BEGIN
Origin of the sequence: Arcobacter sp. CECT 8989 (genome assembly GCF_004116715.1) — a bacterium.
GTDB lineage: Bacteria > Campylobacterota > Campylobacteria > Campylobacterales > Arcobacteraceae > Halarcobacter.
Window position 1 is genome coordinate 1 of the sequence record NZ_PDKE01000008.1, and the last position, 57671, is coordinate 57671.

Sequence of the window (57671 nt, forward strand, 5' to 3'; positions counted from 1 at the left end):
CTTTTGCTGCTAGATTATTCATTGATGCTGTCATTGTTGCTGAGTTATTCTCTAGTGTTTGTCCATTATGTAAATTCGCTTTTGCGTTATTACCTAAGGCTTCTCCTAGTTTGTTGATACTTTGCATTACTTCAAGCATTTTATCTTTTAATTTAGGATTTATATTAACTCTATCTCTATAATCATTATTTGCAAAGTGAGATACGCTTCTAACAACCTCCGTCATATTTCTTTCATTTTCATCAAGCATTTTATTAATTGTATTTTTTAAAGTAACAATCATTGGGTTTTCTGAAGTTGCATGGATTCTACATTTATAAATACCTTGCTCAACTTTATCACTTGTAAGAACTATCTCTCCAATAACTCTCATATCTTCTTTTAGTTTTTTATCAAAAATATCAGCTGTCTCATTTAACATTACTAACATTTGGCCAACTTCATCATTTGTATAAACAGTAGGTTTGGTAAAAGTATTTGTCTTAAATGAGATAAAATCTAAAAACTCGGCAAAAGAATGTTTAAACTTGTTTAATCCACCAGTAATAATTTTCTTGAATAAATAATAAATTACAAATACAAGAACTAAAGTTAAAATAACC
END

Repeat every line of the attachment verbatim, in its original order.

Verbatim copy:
Origin of the sequence: Arcobacter sp. CECT 8989 (genome assembly GCF_004116715.1) — a bacterium.
GTDB lineage: Bacteria > Campylobacterota > Campylobacteria > Campylobacterales > Arcobacteraceae > Halarcobacter.
Window position 1 is genome coordinate 1 of the sequence record NZ_PDKE01000008.1, and the last position, 57671, is coordinate 57671.

Sequence of the window (57671 nt, forward strand, 5' to 3'; positions counted from 1 at the left end):
CTTTTGCTGCTAGATTATTCATTGATGCTGTCATTGTTGCTGAGTTATTCTCTAGTGTTTGTCCATTATGTAAATTCGCTTTTGCGTTATTACCTAAGGCTTCTCCTAGTTTGTTGATACTTTGCATTACTTCAAGCATTTTATCTTTTAATTTAGGATTTATATTAACTCTATCTCTATAATCATTATTTGCAAAGTGAGATACGCTTCTAACAACCTCCGTCATATTTCTTTCATTTTCATCAAGCATTTTATTAATTGTATTTTTTAAAGTAACAATCATTGGGTTTTCTGAAGTTGCATGGATTCTACATTTATAAATACCTTGCTCAACTTTATCACTTGTAAGAACTATCTCTCCAATAACTCTCATATCTTCTTTTAGTTTTTTATCAAAAATATCAGCTGTCTCATTTAACATTACTAACATTTGGCCAACTTCATCATTTGTATAAACAGTAGGTTTGGTAAAAGTATTTGTCTTAAATGAGATAAAATCTAAAAACTCGGCAAAAGAATGTTTAAACTTGTTTAATCCACCAGTAATAATTTTCTTGAATAAATAATAAATTACAAATACAAGAACTAAAGTTAAAATAACC